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Minimal nucleotide duplex formation in water through enclathration in self-assembled hosts


Short nucleotide fragments such as mono- and dinucleotides are generally unable to form stable hydrogen-bonded base pairs or duplexes in water. Within the hydrophobic pockets of enzymes, however, even short fragments form stable duplexes to transmit genetic information. Here, we demonstrate the efficient formation of hydrogen-bonded base pairs from mononucleotides in water through enclathration in the hydrophobic cavities of self-assembled cages. Crystallographic studies and 1H- and 15N-NMR spectroscopy clearly reveals pair-selective recognition of mononucleotides and the selective formation of an anti-Hoogsteen-type base pair in the cage's cavity. Within an analogous expanded cage, dinucleotides are also found to form a stable duplex in water. These results emphasize how hydrogen-bonded base pairing is amplified in a local hydrophobic area isolated from aqueous solution.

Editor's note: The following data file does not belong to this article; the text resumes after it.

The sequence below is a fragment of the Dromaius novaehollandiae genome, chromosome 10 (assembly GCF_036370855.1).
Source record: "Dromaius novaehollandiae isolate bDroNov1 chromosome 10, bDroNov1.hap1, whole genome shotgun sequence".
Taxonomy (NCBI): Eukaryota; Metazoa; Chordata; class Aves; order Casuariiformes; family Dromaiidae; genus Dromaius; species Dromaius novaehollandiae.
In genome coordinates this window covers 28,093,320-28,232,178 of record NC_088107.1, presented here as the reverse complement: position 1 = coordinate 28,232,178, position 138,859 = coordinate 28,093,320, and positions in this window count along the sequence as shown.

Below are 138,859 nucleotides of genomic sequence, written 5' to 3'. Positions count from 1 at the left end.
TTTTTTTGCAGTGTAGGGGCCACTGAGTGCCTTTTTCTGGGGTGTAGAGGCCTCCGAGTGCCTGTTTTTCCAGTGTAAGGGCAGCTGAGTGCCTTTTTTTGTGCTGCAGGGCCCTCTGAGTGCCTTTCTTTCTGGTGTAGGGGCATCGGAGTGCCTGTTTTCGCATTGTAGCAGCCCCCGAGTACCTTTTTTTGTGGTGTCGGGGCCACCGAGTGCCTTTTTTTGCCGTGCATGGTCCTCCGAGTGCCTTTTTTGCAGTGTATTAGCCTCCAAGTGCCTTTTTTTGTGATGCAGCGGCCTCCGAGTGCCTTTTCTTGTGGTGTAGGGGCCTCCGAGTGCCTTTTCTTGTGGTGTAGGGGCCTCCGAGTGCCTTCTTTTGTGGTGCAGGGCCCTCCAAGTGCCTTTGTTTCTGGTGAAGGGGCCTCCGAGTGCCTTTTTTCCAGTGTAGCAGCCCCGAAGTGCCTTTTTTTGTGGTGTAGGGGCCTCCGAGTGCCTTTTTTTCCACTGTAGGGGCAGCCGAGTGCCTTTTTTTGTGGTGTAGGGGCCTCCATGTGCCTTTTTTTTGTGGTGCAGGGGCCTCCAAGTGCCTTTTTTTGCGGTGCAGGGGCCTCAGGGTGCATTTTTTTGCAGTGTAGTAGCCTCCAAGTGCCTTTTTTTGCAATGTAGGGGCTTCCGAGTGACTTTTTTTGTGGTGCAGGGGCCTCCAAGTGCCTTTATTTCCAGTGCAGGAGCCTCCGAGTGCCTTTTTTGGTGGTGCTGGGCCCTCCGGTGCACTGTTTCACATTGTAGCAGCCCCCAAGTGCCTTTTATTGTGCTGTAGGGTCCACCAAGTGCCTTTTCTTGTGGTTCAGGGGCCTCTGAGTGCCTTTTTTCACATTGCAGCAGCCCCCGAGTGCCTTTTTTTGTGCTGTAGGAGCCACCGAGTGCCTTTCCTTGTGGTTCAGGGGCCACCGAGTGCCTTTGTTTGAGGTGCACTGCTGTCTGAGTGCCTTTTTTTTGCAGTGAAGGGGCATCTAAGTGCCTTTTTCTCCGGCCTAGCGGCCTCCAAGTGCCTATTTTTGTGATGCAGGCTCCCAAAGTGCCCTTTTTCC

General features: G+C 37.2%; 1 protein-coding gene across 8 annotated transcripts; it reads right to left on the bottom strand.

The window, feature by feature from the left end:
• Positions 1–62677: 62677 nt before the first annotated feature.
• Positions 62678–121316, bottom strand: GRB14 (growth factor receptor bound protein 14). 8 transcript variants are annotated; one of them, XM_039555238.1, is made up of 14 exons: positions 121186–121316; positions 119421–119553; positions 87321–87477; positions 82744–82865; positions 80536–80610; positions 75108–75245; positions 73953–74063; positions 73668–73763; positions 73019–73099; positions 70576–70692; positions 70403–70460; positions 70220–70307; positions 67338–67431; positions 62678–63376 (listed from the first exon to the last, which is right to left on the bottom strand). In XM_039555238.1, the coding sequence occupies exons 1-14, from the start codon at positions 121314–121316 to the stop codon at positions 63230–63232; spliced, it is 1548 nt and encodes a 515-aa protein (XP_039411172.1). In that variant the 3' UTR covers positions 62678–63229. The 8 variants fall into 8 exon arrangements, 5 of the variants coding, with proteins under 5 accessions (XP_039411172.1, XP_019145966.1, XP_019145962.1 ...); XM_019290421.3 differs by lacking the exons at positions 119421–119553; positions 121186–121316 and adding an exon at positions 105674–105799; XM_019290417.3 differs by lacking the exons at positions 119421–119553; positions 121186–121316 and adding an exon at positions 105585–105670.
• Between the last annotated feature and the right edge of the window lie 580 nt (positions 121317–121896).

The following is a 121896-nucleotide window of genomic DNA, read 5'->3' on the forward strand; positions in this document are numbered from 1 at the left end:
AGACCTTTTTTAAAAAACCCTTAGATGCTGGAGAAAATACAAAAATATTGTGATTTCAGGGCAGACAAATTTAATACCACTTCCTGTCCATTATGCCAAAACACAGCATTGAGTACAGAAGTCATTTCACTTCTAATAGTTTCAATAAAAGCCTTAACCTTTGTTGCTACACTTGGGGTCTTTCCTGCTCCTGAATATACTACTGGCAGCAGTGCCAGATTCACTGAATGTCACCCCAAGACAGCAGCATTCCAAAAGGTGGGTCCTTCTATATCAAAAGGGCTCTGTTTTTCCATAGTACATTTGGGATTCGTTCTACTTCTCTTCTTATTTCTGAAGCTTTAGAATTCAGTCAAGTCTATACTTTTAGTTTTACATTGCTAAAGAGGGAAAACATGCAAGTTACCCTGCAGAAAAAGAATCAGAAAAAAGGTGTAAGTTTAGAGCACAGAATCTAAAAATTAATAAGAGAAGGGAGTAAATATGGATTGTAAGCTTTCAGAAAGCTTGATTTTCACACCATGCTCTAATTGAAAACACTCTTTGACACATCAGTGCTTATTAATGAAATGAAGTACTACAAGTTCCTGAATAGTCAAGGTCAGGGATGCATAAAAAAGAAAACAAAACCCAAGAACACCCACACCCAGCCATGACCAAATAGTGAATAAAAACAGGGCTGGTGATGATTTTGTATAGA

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Figure 1: Structures of the organic pillared coordination cages 1–4.
Figure 2: 1H-NMR spectroscopic observations for the formation of the 5·6 nucleotide base pair.
Figure 3: Crystal structure of the 2(5·6) inclusion complex.
Figure 4: 1H-NMR spectroscopic observations for the formation of the duplex 3(9)2.
Figure 5: Crystal structure of [4(9)2]n.


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We thank Masaki Kawano of The University of Tokyo for help with X-ray crystallographic analysis.

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Correspondence to Makoto Fujita.

Supplementary information

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Supplementary information (PDF 2166 kb)

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Crystallographic data for heteroduplex of compounds 5 and 6 inside cage 2 (CIF 78 kb)

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Crystallographic data for homoduplex of compound 9 inside cage 4 (CIF 60 kb)

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Crystallographic data for homoduplex of compound 13 inside cage 3 (CIF 24 kb)

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Sawada, T., Yoshizawa, M., Sato, S. et al. Minimal nucleotide duplex formation in water through enclathration in self-assembled hosts. Nature Chem 1, 53–56 (2009).

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